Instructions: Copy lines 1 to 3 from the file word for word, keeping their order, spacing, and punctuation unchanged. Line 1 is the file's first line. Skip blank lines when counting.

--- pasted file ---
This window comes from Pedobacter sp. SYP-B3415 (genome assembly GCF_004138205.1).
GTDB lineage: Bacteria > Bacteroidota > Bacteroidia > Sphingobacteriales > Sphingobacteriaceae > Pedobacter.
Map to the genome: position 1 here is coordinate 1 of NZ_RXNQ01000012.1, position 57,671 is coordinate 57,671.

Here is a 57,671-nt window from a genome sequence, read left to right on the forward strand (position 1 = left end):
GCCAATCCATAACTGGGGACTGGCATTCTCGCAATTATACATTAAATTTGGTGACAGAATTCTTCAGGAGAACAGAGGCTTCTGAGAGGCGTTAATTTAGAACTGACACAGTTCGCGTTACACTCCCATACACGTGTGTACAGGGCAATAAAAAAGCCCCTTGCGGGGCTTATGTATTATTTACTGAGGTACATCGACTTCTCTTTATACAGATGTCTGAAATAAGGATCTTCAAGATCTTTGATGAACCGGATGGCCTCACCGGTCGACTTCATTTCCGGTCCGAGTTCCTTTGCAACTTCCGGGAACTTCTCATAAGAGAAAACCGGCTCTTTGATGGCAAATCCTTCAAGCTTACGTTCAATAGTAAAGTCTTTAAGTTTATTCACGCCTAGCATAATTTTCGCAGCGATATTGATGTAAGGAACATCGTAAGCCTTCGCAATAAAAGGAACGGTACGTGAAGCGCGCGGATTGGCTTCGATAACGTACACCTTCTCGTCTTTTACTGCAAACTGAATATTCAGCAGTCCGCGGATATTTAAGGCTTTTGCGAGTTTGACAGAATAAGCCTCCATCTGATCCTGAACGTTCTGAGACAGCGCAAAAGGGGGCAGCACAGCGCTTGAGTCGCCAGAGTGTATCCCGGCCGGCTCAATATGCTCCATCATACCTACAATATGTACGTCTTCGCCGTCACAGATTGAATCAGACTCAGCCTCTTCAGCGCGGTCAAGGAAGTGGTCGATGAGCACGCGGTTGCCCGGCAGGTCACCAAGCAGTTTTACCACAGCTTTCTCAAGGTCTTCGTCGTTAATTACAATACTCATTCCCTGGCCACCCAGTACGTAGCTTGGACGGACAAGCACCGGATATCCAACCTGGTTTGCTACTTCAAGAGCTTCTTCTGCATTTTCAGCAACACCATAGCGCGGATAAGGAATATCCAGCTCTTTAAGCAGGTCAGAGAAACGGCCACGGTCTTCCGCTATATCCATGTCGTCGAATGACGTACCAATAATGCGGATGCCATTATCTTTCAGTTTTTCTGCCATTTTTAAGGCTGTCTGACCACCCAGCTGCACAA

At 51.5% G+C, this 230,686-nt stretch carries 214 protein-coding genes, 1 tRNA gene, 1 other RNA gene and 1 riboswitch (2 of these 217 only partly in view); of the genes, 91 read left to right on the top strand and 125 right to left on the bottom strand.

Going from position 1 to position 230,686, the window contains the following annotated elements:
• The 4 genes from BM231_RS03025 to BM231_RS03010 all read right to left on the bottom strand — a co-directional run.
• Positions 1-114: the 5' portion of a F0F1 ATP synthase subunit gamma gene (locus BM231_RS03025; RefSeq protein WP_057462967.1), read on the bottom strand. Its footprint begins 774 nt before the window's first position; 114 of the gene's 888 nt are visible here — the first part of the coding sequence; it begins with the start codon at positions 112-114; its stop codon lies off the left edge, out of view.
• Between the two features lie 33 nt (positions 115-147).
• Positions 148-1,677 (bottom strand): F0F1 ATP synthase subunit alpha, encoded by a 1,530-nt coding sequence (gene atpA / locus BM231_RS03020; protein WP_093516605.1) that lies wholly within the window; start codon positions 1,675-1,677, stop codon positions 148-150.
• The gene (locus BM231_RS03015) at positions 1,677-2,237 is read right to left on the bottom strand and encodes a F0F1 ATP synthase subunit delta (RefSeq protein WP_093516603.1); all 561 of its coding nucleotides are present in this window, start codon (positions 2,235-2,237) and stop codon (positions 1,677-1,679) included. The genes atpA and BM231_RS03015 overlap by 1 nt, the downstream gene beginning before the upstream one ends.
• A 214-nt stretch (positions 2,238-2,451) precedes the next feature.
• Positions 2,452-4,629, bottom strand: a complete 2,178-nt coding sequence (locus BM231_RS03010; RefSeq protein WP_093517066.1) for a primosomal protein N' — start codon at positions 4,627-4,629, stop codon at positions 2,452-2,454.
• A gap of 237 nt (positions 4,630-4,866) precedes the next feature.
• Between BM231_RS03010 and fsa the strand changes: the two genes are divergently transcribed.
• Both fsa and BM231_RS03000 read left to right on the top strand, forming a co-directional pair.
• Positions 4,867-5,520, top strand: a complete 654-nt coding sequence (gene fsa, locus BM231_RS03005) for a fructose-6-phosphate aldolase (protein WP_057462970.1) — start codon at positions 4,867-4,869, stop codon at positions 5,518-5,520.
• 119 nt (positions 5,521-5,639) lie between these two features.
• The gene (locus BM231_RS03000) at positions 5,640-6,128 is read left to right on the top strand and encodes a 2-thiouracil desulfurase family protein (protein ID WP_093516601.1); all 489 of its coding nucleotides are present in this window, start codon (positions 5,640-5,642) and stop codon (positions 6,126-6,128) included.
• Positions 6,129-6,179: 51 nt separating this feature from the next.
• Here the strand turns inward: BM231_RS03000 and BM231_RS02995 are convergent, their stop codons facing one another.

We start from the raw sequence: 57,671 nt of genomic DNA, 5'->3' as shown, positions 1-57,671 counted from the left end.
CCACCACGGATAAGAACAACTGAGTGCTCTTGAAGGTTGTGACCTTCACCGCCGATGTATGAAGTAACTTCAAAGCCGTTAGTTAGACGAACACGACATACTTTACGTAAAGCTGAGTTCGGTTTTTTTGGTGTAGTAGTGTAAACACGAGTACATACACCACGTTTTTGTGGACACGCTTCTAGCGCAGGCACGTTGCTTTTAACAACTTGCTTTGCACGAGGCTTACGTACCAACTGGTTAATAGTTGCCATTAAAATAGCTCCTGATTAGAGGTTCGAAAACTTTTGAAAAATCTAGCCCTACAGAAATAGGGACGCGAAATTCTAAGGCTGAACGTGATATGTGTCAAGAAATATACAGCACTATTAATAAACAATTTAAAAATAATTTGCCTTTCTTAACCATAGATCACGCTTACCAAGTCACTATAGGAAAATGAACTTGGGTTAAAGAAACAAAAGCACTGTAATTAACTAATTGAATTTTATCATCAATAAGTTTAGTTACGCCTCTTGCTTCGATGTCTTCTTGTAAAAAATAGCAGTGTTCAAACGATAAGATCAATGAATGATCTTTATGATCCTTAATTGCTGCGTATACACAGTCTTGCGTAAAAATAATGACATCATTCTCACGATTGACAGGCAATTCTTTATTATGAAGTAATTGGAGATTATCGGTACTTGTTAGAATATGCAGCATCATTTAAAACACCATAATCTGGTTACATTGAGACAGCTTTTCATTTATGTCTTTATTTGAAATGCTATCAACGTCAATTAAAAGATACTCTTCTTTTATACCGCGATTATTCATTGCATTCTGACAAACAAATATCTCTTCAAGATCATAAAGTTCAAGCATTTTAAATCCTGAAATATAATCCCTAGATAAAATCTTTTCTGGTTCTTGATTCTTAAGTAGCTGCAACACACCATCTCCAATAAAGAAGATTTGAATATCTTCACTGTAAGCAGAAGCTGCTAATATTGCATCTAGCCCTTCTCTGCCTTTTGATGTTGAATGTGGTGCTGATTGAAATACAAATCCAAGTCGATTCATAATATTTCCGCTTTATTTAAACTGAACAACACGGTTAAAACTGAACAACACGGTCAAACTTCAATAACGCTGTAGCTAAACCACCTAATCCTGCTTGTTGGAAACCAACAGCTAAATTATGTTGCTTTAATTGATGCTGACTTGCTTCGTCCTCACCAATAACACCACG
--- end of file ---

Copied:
This window comes from Pedobacter sp. SYP-B3415 (genome assembly GCF_004138205.1).
GTDB lineage: Bacteria > Bacteroidota > Bacteroidia > Sphingobacteriales > Sphingobacteriaceae > Pedobacter.
Map to the genome: position 1 here is coordinate 1 of NZ_RXNQ01000012.1, position 57,671 is coordinate 57,671.